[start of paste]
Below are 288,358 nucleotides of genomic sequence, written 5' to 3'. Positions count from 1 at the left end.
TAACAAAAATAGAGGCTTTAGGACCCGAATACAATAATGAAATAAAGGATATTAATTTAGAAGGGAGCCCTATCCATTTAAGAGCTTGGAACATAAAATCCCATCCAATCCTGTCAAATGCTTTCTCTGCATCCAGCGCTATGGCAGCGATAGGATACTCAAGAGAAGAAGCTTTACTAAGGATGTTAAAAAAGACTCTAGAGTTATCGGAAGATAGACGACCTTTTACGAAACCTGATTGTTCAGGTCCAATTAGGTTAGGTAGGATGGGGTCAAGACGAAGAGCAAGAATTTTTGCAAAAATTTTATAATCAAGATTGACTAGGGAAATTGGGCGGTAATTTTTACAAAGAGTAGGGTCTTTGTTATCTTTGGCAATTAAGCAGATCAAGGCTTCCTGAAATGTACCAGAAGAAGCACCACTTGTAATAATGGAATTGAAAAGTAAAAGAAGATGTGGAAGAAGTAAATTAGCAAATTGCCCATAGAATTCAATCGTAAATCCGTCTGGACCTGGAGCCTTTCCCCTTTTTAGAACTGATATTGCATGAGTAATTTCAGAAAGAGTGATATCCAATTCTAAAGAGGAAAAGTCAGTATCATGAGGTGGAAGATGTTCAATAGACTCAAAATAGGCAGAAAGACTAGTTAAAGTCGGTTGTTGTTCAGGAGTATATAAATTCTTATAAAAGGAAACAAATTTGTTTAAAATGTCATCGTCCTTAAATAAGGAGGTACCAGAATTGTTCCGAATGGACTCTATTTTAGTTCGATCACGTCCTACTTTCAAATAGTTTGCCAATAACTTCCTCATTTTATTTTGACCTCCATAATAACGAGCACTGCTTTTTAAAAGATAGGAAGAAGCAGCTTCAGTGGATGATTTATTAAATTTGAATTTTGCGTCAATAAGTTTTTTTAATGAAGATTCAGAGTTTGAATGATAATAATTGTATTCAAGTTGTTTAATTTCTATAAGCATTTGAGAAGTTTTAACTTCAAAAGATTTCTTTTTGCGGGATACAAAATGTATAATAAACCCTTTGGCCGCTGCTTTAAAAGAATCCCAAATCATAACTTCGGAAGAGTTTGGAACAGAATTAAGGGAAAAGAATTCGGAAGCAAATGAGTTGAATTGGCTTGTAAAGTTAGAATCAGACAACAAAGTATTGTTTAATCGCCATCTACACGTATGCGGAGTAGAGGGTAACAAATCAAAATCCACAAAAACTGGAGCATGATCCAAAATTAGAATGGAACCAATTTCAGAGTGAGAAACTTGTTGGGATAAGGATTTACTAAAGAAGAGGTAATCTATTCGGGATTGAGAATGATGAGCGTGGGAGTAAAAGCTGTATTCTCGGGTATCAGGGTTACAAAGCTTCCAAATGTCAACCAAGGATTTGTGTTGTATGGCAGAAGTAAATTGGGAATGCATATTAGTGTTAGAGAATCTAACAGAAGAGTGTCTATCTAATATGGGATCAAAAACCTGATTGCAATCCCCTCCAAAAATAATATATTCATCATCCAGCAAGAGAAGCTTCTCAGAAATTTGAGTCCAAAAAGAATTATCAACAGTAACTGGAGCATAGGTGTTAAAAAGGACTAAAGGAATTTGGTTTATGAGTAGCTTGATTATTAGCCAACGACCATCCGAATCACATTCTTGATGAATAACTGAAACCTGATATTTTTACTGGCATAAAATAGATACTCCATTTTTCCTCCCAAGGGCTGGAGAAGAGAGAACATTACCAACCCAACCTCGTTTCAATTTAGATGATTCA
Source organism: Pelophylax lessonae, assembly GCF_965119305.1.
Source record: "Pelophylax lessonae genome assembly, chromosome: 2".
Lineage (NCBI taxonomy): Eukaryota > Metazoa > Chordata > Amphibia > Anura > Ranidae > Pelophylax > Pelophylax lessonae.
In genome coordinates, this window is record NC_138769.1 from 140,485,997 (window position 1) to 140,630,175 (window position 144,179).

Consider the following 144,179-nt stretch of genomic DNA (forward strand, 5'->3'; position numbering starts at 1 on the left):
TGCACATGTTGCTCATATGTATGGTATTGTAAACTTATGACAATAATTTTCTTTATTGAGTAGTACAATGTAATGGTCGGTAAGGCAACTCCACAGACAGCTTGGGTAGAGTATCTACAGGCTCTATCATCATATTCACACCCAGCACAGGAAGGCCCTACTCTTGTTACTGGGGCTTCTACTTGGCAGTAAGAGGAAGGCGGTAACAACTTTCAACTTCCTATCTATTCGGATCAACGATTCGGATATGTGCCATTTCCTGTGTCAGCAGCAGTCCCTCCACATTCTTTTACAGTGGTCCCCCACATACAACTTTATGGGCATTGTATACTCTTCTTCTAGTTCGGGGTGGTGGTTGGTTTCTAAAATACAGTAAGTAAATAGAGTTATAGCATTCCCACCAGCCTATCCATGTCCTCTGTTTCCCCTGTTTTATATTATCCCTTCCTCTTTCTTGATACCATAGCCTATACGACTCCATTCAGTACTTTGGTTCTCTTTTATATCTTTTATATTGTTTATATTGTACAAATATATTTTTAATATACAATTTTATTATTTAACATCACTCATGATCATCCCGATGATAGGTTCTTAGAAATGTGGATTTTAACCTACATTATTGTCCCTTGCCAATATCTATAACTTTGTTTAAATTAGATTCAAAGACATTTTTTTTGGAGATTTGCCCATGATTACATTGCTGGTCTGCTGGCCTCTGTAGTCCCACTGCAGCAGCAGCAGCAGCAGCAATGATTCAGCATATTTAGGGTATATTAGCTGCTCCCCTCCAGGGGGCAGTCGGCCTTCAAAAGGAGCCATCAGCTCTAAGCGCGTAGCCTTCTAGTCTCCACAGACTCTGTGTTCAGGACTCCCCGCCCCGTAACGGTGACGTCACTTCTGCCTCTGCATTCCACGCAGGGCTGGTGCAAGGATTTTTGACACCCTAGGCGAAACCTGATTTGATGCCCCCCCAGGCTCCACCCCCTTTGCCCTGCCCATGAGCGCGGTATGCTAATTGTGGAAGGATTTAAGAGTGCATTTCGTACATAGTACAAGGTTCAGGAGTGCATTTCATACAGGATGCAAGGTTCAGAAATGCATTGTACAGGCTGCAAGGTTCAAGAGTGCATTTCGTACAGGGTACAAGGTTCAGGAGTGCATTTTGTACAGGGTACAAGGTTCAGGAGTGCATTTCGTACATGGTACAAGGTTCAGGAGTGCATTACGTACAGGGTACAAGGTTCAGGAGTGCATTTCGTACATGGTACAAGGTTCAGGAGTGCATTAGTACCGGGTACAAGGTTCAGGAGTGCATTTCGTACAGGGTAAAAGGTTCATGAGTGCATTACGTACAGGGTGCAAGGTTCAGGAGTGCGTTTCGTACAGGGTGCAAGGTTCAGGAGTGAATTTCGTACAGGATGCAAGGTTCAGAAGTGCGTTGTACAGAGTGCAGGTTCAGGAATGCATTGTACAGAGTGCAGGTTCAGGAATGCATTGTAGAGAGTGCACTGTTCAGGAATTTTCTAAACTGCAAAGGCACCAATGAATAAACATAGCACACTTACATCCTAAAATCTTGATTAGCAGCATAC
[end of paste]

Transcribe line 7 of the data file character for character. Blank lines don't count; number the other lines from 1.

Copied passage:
Consider the following 144,179-nt stretch of genomic DNA (forward strand, 5'->3'; position numbering starts at 1 on the left):